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With reference to act 3 scene 3, explain why Othello becomes convinced of his wife's unfaithfulness.

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Introduction

With reference to act 3 scene 3, explain why Othello becomes convinced of his wife's unfaithfulness. "Wives are slippery and often unfaithful to their husbands but to old men most treacherous" Robert Burton, Anatomy of melancholy. During the time Othello was written it was not uncommon for a husband to believe his wife was having an affair. The play expresses this theory very clearly in act 3 scene 3 were Iago easily persuades Othello that Desdemona is having an affair. At the beginning of the scene Desdemona is asked by Cassio to try and persuade Othello to give his job back. She says what she will do and shows her character as very trusting but also very naive. "His bed shall seem like a school, his board a shrift: I'll intermingle everything he does with Cassio's suit." Page 60, Lines 24-26. She says to Cassio she will nag Othello until he gives Cassio his job back. Later in the scene Iago starts to try and persuade Othello that Desdemona is having an affair, once Othello starts to think 'maybe my wife is having an affair' this will look bad for Desdemona since she will constantly be talking about Cassio ...read more.

Middle

Page 68, Lines 208-210. As Iago continually insults him he doesn't make no reaction, but even though it seems strange now it would probably not be as insulting to Othello, in that society he is the only black man surrounded by many white people he would have probably have got used to the insults by now, but also Shakespeare was a white man and probably didn't think it was wrong to insult a black person. Othello is seen as a foreign man to Venice, which gives Iago the chance to use this against him making Othello think he knows nothing and that it is almost religion to have an affair with another man. "In Venice they do let God see their pranks. They dare not show their husbands. Their best conscience, Is not to leave't undone but keep't unknown" Page 68 Lines 204-206 This quote is telling Othello that even though Desdemona seems innocent the women of Venice hide their affair so well that the only person who knows is God and the other man. This might make Othello seem to feel more of an 'outcast' since he doesn't know what the women of Venice do. ...read more.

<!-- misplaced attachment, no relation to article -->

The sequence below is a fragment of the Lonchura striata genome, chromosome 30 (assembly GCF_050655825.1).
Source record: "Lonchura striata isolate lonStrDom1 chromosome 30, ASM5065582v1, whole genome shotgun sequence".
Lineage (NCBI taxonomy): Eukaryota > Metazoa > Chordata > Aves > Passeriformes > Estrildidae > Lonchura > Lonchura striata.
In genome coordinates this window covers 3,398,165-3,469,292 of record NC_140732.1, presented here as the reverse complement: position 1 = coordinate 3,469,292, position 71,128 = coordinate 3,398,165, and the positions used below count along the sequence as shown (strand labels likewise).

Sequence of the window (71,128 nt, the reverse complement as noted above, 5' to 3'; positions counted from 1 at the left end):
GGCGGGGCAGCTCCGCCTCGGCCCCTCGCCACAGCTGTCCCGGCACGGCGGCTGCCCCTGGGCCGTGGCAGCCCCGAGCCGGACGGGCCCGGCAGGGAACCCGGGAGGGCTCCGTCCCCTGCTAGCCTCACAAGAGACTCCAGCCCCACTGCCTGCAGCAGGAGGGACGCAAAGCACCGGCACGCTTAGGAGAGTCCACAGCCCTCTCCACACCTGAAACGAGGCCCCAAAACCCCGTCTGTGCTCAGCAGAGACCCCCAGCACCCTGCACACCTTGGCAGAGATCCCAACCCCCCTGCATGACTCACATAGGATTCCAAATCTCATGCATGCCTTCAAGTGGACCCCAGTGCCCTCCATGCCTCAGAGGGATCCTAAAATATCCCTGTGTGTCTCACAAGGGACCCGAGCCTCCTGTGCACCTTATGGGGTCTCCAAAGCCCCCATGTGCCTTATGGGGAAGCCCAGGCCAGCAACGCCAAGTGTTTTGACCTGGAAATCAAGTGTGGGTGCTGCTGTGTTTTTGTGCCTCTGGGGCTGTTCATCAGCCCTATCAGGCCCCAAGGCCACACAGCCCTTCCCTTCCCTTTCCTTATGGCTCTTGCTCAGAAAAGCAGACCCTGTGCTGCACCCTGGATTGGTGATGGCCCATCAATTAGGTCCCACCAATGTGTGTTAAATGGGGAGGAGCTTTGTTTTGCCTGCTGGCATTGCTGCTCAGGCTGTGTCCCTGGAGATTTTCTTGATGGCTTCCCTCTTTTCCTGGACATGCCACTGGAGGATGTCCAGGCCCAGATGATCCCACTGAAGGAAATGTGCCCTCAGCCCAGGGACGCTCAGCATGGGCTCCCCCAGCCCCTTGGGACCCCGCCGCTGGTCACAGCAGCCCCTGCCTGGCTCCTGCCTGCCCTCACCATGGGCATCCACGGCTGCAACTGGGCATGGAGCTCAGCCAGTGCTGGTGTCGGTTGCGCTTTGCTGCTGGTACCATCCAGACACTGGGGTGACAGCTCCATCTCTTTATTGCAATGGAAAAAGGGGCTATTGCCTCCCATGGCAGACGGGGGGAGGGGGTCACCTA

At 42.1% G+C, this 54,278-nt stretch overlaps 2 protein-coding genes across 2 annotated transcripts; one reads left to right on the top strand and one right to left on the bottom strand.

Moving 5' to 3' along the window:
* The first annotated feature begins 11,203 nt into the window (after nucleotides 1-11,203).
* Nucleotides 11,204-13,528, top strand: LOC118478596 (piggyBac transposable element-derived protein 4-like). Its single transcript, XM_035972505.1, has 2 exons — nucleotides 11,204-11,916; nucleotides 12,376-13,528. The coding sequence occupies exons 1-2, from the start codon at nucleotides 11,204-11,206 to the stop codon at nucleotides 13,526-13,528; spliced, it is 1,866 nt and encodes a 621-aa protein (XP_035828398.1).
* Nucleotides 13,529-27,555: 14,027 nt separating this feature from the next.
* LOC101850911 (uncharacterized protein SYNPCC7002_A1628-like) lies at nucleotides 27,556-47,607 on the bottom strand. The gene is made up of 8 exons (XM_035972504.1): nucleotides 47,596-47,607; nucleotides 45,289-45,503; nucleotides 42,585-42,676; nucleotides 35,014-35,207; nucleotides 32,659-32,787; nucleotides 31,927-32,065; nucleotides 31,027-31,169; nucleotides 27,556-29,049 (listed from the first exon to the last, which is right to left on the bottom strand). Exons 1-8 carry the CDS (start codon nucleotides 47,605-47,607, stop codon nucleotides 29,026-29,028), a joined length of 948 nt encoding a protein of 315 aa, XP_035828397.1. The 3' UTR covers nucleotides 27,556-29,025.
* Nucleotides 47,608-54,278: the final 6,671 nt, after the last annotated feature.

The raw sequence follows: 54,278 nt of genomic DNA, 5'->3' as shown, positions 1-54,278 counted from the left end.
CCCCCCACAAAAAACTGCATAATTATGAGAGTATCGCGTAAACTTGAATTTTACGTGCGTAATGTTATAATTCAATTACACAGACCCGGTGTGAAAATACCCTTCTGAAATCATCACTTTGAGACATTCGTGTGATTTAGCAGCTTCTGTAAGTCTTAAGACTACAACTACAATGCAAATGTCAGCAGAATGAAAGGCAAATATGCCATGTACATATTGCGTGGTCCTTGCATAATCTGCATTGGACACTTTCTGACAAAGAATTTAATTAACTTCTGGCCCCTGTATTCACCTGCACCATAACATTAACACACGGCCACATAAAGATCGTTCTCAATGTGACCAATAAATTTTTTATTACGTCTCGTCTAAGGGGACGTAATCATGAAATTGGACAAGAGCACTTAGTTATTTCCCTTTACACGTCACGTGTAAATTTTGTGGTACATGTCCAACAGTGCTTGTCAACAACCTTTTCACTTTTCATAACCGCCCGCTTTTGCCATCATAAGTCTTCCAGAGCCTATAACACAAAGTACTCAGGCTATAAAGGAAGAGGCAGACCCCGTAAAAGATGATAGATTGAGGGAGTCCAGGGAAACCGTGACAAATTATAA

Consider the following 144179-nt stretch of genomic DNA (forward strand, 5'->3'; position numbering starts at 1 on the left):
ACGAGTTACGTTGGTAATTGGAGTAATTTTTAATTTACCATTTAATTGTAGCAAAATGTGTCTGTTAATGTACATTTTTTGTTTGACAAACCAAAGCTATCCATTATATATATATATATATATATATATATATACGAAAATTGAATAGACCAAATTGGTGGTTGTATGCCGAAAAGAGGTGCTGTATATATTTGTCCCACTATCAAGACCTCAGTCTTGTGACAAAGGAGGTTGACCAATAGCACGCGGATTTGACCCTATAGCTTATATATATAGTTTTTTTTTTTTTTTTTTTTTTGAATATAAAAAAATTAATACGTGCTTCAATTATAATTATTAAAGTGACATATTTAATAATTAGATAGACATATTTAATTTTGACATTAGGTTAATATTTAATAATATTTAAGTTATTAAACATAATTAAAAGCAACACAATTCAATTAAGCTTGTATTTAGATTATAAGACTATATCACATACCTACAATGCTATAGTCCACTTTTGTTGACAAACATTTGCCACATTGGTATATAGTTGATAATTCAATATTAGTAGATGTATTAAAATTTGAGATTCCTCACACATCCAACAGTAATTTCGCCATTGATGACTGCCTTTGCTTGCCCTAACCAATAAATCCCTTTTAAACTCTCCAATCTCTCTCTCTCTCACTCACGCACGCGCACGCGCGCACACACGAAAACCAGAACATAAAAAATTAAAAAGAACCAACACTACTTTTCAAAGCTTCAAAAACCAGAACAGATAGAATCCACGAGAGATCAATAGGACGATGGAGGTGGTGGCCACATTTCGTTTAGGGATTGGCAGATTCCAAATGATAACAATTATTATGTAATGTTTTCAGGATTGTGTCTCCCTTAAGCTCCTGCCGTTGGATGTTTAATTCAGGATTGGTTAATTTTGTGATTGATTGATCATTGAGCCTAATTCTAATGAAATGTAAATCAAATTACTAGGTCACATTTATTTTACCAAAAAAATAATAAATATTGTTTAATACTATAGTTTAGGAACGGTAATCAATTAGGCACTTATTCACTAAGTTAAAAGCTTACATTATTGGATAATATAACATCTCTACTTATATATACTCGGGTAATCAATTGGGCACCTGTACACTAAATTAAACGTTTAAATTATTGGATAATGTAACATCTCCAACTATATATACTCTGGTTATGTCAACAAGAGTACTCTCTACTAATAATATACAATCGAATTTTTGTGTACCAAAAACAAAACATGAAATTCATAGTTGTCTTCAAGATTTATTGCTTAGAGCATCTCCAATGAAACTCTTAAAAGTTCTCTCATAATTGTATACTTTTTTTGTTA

Conclusion

Iago plans to use the handkerchief as visual evidence to prove to Othello his wife is having an affair, whilst really Iago plans to plant the Handkerchief, This adds to dramatic irony since if Othello cared so much about the handkerchief he would have told her to pick it up instead of telling her to leave it there and Iago would have had never had any proof of Desdemona's unfaithfulness. The whole scene is built up in a way that would make Othello believe that His wife is having an affair, although I think some parts are not believable, for example with the handkerchief and why Othello didn't remember he told Desdemona to leave the handkerchief behind, but I also think that by this point he was so emotionally unstable the only thing he could remember was what Iago said to him and his wife. Also I do think it is a little strange that Othello didn't take any reaction to Iago's Insults and even if he was brought up in that society he still shouldn't have been so unaffected but his insults. I do think he changed his mind to easily and that Shakespeare should have had done a bit more than just the handkerchief as proof to Othello. ...read more.

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